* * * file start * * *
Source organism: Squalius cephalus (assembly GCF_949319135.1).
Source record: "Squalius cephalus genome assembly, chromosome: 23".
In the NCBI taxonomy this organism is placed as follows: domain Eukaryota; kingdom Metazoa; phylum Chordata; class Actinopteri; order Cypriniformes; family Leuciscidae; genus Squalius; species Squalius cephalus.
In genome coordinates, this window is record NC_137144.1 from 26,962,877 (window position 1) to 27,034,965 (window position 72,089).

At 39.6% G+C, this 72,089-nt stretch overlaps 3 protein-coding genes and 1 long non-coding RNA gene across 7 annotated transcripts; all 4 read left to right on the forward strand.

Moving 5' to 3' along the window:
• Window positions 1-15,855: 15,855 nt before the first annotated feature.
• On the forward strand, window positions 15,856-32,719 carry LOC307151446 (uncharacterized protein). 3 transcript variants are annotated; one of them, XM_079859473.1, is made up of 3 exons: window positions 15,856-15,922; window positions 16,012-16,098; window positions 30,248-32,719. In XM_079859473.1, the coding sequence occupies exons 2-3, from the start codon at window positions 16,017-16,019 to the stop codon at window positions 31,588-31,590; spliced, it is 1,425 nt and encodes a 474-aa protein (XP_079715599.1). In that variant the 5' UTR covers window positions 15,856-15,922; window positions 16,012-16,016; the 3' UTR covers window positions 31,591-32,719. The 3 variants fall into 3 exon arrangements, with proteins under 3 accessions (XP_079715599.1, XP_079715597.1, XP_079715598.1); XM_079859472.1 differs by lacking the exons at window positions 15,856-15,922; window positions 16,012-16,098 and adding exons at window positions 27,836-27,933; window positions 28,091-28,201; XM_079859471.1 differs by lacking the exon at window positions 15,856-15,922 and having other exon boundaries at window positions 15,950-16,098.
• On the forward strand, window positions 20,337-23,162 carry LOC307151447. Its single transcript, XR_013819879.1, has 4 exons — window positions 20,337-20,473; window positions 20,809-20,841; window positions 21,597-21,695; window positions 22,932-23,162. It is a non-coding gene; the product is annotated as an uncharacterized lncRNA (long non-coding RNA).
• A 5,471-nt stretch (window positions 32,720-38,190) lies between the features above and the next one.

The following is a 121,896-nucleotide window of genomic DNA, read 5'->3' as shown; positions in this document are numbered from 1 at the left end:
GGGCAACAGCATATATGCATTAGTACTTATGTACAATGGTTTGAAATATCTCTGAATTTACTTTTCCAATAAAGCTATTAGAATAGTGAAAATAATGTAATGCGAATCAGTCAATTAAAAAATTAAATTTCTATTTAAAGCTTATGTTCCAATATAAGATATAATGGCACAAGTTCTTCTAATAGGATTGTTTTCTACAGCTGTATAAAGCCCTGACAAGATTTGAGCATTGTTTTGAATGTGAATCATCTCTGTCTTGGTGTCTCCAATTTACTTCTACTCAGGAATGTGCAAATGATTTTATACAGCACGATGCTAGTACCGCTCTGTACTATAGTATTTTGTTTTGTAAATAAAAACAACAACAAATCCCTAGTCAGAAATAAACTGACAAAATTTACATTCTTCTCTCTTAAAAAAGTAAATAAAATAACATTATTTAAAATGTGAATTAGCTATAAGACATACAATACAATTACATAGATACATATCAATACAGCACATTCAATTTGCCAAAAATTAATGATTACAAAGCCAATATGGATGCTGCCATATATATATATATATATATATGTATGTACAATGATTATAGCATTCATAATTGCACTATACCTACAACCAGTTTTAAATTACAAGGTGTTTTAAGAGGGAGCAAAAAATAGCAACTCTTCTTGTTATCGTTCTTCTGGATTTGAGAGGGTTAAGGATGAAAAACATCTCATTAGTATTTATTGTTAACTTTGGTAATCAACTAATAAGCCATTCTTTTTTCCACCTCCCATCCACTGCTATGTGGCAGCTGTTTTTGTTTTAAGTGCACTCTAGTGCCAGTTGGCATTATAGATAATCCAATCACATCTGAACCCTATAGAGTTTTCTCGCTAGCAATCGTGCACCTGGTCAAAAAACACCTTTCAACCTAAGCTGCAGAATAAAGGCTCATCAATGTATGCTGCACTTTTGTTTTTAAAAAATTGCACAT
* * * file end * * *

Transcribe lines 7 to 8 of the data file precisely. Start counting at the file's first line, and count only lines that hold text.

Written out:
• Window positions 1-15,855: 15,855 nt before the first annotated feature.
• On the forward strand, window positions 15,856-32,719 carry LOC307151446 (uncharacterized protein). 3 transcript variants are annotated; one of them, XM_079859473.1, is made up of 3 exons: window positions 15,856-15,922; window positions 16,012-16,098; window positions 30,248-32,719. In XM_079859473.1, the coding sequence occupies exons 2-3, from the start codon at window positions 16,017-16,019 to the stop codon at window positions 31,588-31,590; spliced, it is 1,425 nt and encodes a 474-aa protein (XP_079715599.1). In that variant the 5' UTR covers window positions 15,856-15,922; window positions 16,012-16,016; the 3' UTR covers window positions 31,591-32,719. The 3 variants fall into 3 exon arrangements, with proteins under 3 accessions (XP_079715599.1, XP_079715597.1, XP_079715598.1); XM_079859472.1 differs by lacking the exons at window positions 15,856-15,922; window positions 16,012-16,098 and adding exons at window positions 27,836-27,933; window positions 28,091-28,201; XM_079859471.1 differs by lacking the exon at window positions 15,856-15,922 and having other exon boundaries at window positions 15,950-16,098.